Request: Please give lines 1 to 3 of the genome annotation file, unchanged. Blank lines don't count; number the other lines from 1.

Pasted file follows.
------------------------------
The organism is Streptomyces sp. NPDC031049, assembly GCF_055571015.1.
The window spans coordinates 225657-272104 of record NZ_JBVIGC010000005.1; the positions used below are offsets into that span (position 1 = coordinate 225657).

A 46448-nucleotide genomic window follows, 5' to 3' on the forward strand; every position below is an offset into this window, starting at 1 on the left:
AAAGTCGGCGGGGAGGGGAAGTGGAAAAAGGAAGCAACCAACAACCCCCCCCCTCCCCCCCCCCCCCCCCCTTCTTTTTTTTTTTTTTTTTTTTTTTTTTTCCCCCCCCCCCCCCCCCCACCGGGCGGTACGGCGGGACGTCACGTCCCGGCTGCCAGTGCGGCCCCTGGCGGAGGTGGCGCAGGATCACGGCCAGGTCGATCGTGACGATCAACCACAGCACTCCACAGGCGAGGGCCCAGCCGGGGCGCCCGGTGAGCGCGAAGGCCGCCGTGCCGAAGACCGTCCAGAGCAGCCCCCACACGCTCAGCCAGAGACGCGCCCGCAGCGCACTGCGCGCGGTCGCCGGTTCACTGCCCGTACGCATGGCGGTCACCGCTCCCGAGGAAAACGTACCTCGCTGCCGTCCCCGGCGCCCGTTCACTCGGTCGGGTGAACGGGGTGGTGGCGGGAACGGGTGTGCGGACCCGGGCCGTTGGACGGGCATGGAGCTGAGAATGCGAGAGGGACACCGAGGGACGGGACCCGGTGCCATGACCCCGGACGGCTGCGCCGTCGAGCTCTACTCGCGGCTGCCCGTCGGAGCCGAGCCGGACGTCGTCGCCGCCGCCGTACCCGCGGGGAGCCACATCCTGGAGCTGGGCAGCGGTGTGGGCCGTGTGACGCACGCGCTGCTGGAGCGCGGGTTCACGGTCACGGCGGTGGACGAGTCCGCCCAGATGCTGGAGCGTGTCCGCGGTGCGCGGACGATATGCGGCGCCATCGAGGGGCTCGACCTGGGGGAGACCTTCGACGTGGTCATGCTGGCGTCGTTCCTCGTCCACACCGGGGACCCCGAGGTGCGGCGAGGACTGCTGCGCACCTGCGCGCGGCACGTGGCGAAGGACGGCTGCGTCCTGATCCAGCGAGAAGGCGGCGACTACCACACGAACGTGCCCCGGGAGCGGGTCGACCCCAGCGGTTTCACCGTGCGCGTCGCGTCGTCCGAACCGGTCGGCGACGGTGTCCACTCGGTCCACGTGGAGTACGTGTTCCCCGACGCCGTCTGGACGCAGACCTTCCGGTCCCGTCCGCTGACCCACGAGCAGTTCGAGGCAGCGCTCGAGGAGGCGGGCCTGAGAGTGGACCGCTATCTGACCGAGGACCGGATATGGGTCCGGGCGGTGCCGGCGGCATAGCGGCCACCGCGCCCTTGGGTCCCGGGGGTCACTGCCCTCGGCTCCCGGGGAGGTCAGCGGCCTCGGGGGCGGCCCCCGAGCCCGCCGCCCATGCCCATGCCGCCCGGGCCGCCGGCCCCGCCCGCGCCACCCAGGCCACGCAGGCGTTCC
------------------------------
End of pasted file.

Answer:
The organism is Streptomyces sp. NPDC031049, assembly GCF_055571015.1.
The window spans coordinates 225657-272104 of record NZ_JBVIGC010000005.1; the positions used below are offsets into that span (position 1 = coordinate 225657).

A 46448-nucleotide genomic window follows, 5' to 3' on the forward strand; every position below is an offset into this window, starting at 1 on the left: